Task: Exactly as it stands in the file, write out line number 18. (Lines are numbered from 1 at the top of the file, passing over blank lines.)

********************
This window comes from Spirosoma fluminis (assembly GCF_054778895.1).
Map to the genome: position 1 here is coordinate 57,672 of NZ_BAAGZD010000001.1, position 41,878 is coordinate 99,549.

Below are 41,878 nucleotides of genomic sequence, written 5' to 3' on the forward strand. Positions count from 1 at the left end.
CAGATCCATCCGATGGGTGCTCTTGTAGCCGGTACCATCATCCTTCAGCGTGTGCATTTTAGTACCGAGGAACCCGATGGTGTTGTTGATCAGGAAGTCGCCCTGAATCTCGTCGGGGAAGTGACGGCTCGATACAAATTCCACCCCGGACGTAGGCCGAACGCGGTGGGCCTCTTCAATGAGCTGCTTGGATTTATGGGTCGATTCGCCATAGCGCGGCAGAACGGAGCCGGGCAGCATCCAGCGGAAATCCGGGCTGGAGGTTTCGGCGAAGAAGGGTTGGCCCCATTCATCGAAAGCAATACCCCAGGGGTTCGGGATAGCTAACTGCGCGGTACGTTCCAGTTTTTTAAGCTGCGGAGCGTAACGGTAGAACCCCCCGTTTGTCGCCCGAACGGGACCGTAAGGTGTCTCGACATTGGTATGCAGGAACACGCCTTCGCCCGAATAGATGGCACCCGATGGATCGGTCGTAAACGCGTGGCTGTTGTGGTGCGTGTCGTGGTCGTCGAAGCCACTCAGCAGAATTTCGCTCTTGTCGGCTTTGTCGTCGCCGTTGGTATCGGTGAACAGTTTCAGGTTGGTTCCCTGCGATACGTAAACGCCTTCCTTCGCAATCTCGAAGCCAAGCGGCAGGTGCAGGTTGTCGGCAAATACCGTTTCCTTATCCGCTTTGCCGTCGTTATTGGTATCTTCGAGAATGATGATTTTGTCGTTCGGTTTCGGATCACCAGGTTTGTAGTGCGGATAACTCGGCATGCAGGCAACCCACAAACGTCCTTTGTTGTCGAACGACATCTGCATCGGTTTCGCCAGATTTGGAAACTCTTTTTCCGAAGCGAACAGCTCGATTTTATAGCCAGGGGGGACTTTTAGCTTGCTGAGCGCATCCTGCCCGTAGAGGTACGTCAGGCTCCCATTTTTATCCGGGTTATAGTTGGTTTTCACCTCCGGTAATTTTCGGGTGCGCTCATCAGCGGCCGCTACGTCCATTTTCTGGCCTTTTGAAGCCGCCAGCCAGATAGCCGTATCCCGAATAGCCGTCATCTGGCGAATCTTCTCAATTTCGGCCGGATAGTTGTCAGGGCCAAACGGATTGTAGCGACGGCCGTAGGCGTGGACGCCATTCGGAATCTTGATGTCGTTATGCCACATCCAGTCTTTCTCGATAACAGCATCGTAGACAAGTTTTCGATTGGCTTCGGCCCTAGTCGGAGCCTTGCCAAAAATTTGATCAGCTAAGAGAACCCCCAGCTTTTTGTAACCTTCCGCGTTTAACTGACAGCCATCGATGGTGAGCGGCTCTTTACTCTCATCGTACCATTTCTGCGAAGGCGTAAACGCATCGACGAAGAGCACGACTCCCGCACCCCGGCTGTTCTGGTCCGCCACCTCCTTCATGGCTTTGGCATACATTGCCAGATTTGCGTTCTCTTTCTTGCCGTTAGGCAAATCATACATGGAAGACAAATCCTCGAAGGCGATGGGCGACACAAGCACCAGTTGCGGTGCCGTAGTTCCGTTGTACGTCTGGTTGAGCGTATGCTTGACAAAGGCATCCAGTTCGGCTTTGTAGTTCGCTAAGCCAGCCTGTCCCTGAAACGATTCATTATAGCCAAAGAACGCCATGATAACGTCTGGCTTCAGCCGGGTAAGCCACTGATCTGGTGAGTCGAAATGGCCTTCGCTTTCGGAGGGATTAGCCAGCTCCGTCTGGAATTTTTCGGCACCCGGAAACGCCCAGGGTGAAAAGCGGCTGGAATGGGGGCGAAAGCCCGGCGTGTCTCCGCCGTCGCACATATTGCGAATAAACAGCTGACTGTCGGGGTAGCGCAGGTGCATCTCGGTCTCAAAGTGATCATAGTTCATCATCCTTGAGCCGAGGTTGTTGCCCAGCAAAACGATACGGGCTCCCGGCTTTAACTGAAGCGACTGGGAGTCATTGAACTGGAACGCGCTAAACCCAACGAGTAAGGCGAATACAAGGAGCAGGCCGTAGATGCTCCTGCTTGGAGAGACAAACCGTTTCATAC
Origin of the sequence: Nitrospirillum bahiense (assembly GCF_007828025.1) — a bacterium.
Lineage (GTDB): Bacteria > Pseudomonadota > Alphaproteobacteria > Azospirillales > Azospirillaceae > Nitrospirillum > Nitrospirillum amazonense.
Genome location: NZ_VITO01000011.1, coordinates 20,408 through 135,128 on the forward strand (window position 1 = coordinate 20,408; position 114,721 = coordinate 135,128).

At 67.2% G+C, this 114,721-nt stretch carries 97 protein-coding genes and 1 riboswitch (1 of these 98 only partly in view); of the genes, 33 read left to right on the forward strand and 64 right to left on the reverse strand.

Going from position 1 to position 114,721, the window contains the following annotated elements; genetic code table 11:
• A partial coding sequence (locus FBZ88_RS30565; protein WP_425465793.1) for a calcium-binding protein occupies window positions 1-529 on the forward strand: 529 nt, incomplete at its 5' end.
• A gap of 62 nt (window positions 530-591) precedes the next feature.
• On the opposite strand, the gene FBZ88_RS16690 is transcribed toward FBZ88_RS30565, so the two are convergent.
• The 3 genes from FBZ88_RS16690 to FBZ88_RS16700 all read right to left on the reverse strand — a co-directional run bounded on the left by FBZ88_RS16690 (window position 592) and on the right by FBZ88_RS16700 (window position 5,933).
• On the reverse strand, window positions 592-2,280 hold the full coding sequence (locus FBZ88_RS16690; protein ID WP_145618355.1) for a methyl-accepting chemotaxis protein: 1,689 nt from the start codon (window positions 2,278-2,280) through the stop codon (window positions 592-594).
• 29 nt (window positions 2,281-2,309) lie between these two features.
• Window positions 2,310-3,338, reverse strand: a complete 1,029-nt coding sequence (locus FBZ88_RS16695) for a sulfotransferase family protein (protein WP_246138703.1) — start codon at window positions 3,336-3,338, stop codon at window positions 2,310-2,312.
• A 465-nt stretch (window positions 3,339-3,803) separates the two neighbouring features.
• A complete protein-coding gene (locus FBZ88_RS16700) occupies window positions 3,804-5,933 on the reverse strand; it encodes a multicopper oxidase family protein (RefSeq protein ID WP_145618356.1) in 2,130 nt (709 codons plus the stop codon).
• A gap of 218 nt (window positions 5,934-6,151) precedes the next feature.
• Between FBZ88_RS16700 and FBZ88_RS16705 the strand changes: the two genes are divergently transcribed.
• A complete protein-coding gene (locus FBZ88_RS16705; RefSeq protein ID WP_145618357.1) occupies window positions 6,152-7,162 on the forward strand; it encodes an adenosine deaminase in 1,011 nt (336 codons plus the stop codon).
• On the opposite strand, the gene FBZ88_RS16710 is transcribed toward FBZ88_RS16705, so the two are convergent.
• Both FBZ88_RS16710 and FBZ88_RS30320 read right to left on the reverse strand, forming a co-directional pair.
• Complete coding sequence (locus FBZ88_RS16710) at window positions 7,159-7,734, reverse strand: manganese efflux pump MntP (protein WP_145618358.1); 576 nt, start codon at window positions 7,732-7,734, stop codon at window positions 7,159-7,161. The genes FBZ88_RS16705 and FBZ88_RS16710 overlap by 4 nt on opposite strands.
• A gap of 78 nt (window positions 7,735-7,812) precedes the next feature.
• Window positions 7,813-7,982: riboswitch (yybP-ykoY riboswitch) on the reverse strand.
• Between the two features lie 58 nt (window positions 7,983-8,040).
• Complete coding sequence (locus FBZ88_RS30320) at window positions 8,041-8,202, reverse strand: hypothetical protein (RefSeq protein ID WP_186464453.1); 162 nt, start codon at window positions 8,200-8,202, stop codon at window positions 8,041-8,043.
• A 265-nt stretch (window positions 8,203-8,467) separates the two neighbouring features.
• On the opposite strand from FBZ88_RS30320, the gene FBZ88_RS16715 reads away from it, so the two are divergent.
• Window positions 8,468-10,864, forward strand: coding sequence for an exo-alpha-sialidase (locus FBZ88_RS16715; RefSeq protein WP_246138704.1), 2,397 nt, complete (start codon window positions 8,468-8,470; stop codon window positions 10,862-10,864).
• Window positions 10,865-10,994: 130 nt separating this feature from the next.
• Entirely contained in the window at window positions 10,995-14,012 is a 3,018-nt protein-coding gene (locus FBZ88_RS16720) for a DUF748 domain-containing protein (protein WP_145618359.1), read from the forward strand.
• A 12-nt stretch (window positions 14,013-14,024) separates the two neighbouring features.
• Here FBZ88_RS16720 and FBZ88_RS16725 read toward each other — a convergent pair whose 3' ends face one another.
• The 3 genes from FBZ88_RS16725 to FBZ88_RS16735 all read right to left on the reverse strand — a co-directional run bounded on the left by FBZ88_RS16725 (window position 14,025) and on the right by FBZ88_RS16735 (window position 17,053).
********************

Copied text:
• A complete protein-coding gene (locus FBZ88_RS16700) occupies window positions 3,804-5,933 on the reverse strand; it encodes a multicopper oxidase family protein (RefSeq protein ID WP_145618356.1) in 2,130 nt (709 codons plus the stop codon).